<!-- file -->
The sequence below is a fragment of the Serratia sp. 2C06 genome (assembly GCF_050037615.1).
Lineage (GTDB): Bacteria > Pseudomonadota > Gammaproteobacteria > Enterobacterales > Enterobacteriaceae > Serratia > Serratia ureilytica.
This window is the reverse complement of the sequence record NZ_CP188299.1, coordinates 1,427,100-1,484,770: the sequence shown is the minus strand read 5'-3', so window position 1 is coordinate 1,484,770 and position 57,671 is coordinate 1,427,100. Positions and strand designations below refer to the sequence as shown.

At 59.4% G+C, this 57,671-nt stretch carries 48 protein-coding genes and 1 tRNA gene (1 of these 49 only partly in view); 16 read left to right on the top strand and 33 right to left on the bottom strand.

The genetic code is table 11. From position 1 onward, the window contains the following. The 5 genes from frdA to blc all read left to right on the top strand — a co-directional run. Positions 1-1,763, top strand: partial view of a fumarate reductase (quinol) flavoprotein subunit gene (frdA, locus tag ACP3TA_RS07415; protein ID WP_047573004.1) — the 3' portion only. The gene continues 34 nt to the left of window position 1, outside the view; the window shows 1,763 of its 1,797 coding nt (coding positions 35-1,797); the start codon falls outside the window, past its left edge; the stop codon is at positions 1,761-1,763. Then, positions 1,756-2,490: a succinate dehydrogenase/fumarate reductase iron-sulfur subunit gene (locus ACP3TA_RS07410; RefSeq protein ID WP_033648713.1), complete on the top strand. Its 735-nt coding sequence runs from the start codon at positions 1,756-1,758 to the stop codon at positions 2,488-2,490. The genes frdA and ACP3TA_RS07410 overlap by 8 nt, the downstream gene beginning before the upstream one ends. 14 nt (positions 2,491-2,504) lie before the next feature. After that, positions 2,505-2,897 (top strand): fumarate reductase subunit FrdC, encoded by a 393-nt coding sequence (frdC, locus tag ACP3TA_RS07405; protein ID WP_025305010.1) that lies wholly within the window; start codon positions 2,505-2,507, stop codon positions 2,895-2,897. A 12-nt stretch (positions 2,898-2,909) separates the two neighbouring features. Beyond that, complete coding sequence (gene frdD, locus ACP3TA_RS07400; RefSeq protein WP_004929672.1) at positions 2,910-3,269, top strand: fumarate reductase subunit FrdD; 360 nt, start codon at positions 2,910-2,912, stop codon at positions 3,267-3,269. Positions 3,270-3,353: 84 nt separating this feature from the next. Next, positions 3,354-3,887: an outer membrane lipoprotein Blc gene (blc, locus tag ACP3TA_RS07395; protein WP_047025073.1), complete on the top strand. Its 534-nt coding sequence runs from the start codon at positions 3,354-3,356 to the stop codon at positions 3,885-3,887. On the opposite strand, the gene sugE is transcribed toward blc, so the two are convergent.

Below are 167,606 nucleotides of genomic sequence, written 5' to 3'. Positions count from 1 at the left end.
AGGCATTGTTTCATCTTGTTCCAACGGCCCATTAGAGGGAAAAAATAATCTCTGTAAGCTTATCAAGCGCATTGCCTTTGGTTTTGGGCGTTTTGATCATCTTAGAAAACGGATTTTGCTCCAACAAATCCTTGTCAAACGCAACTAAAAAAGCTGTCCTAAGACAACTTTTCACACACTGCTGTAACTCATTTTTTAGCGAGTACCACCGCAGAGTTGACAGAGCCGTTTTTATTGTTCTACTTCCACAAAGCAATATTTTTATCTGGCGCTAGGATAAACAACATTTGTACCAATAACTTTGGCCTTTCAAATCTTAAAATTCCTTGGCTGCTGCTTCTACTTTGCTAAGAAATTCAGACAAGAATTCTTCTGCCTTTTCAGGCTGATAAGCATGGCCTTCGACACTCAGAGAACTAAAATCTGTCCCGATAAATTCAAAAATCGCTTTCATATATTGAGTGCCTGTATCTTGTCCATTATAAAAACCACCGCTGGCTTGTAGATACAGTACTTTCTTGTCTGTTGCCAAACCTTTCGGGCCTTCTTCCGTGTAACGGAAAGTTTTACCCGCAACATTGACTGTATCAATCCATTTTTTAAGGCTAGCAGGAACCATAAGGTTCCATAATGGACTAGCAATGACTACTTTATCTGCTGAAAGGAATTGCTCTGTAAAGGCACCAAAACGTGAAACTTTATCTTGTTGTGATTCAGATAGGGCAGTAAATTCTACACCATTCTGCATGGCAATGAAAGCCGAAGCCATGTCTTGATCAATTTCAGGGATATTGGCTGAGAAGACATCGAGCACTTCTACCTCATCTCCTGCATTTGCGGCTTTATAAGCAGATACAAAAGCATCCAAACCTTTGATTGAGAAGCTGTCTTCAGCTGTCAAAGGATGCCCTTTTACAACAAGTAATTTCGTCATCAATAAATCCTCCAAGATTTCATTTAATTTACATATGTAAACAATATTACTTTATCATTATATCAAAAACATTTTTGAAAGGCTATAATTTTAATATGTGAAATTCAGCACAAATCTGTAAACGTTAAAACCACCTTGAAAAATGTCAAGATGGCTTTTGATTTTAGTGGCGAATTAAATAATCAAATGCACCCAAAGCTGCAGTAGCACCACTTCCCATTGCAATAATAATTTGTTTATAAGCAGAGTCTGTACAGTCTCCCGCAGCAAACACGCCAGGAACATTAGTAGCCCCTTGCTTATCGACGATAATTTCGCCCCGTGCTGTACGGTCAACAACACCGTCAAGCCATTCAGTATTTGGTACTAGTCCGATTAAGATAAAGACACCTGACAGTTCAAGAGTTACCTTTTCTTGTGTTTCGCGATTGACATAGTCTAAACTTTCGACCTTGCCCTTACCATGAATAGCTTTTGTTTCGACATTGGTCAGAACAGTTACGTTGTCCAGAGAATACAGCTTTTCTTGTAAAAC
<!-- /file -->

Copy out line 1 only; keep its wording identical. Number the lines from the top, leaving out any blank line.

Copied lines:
The sequence below is a fragment of the Serratia sp. 2C06 genome (assembly GCF_050037615.1).